Committee sets January 30 as start for Netanyahu immunity hearings
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Committee sets January 30 as start for Netanyahu immunity hearings

Blue and White MK who heads Arrangements Committee aims to have 6 sessions in one week, which will be possible if Knesset votes next Tuesday to form House Committee

Prime Minister Benjamin Netanyahu arrives to deliver a statement regarding his intention to file a request to the Knesset for immunity from prosecution, in Jerusalem on January 1, 2020. (Gil Cohen-Magen/AFP)
Prime Minister Benjamin Netanyahu arrives to deliver a statement regarding his intention to file a request to the Knesset for immunity from prosecution, in Jerusalem on January 1, 2020. (Gil Cohen-Magen/AFP)

The Knesset will discuss Prime Minister Benjamin Netanyahu’s request for parliamentary immunity from corruption charges on Thursday next week, the head of a key committee announced Tuesday.

Blue and White MK Avi Nissenkorn, head of the Knesset’s Arrangements Committee, penciled in January 30 at 2:30 p.m. as the start of Netanyahu’s hearings, which are expected to take a week and include six sessions.

That will only happen, however, if lawmakers back the formation of the panel that is authorized to discuss the premier’s request. The scheduled start date depends on a plenum vote set for next Tuesday to set up the panel.

Once it is formed, the Knesset House Committee will also take up Likud MK Haim Katz’s request for immunity from criminal charges. The committee will hold two sessions on Katz’s request — on January 30 and February 4.

File: Haim Katz speaks at the Knesset ent on March 5, 2018 (Yonatan Sindel/Flash90)

Knesset Speaker Yuli Edelstein on Sunday decided to convene the Knesset plenum next week in order to vote on forming the House Committee, a decision that immediately drew fire from within his Likud party’s ranks. Netanyahu reportedly fumed, with a statement attributed to his associates asserting: “It’s sad to see how Edelstein fell into the trap laid by the left. With his own hands he is allowing the Knesset to became a political circus during elections by lending a hand to the tricks of the left, which is trying to use the Knesset to neutralize Netanyahu.”

On Sunday night, one senior Likud official told the Ynet news site that Edelstein’s decision to allow the vote may have cost him the presidency down the line.

Knesset Speaker Yuli Edelstein gives a press statement in the Knesset, January 12, 2019. (Yonatan Sindel/Flash90)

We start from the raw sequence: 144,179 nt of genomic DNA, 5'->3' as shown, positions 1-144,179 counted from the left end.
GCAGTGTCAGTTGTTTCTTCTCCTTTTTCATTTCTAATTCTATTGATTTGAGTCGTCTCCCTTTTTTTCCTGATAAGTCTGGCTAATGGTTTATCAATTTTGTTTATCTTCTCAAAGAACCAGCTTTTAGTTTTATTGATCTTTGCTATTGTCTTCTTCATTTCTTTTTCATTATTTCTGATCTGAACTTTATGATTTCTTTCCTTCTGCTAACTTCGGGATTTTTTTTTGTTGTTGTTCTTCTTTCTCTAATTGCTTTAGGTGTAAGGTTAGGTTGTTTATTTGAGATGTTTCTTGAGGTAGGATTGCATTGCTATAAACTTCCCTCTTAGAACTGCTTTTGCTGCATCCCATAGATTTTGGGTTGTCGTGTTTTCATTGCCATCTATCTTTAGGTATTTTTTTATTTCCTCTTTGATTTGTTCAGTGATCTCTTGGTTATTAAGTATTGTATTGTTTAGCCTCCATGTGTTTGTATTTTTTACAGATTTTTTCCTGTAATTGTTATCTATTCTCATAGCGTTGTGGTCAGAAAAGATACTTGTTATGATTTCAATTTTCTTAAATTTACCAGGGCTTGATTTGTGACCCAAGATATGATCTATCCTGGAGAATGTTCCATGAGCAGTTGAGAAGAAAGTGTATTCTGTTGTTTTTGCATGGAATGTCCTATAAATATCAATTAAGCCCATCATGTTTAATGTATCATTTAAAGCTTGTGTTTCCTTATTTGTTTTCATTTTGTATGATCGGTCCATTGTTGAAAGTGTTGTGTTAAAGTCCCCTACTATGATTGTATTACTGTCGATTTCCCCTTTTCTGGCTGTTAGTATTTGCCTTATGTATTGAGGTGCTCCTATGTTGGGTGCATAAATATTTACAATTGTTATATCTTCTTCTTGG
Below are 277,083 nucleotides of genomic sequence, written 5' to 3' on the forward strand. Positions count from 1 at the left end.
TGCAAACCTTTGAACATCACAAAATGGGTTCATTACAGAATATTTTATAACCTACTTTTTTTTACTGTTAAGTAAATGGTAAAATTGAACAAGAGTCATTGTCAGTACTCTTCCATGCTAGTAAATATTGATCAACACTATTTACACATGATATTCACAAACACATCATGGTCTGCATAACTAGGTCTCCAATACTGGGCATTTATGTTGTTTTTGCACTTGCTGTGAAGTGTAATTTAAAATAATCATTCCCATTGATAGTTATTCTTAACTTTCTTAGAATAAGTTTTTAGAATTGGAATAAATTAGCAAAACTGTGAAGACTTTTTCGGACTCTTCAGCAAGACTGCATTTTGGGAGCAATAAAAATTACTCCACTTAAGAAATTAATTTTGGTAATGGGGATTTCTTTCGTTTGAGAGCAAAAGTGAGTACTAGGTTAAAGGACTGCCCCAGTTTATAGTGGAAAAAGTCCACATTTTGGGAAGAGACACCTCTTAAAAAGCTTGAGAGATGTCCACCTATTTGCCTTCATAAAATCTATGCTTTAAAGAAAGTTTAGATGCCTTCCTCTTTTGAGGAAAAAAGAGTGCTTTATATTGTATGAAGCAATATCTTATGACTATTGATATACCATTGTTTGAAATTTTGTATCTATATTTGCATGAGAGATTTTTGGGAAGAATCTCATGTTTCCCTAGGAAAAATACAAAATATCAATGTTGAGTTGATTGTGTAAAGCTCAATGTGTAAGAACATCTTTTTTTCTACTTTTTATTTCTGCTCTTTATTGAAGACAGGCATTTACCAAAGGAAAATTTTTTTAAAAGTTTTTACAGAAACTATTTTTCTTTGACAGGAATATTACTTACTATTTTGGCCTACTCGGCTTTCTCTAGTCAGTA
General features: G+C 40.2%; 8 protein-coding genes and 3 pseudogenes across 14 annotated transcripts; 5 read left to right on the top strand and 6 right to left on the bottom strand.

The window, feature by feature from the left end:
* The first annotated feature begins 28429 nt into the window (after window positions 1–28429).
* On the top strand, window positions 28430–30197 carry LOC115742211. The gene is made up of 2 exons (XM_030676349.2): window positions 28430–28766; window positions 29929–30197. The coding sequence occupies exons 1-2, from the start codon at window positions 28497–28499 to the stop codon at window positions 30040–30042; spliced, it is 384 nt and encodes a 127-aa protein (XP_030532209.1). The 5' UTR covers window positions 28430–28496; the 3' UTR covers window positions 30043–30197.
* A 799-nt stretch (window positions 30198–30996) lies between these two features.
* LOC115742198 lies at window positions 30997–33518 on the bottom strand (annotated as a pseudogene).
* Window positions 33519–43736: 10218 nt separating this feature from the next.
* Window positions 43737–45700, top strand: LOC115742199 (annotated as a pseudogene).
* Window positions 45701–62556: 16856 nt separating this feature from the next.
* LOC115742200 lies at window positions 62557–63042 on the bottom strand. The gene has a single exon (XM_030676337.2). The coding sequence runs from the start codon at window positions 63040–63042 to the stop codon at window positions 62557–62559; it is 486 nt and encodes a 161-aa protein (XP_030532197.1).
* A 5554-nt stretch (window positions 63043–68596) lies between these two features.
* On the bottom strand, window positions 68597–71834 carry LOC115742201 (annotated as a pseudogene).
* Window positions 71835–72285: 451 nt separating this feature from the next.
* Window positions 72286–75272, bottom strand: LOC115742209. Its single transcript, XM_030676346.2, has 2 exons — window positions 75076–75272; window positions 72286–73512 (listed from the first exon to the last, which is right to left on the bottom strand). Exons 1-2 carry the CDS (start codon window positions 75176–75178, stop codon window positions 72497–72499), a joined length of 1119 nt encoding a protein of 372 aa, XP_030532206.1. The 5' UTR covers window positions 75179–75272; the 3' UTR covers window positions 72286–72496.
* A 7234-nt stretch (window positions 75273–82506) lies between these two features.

“If Edelstein had some dream to be president, he just lost Likud’s votes with this decision. We won’t support him and Likud won’t forgive him,” the unnamed official said.

But it’s not clear Edelstein could reverse his decision even if he wanted to. The plenum vote was requested by 25 MKs representing factions that constitute a majority of the Knesset, fulfilling the requirement for convening the plenum contained in the Knesset Law’s Article 9B, which states that a speaker “shall convene the Knesset, outside the Knesset session… upon the demand of 25 Members of Knesset or the Government.”

Edelstein was caught in a political vise, between Likud’s anger on the one hand and a threat from Blue and White to oust him from the speakership if he failed to order the plenum convened. Blue and White is believed to have enough votes to carry out the threat.

Members of the Knesset Arrangements Committee voted on January 13 to establish and staff the Knesset House Committee. But a vote on the establishment of the committee must also take place in the Knesset plenary open to all 120 MKs, a majority of whom, crucially including the right-wing secular Yisrael Beytenu party, have already declared that they support establishing the committee.

Knesset Speaker Yuli Edelstein (L) and Knesset legal adviser Eyal Yinon at the Knesset on May 7, 2013. (Flash)

Once formed, the House Committee could conceivably debate and potentially vote on Netanyahu’s immunity request in the coming weeks, ahead of election day. Even if it fails to reach a verdict by then, its meetings are likely to keep Netanyahu’s criminal proceedings front and center in the election campaign.

The prime minister and his supporters have argued that the committee should not be formed because the Israeli government is in transition, and also because there is insufficient time before the elections for it to properly weigh the immunity requests.

Netanyahu’s immunity request, and his subsequent efforts to prevent the forming of the House Committee to debate it, were widely perceived as an effort to stall for time ahead of the March elections, because Attorney General Avichai Mandelblit cannot open trial proceedings against him before it is brought to a vote.

Netanyahu has been charged with fraud and breach of trust in three cases, and bribery in one of them. He denies any wrongdoing, and claims the charges are part of an attempted “political coup” against him involving the opposition, media, police and state prosecution.

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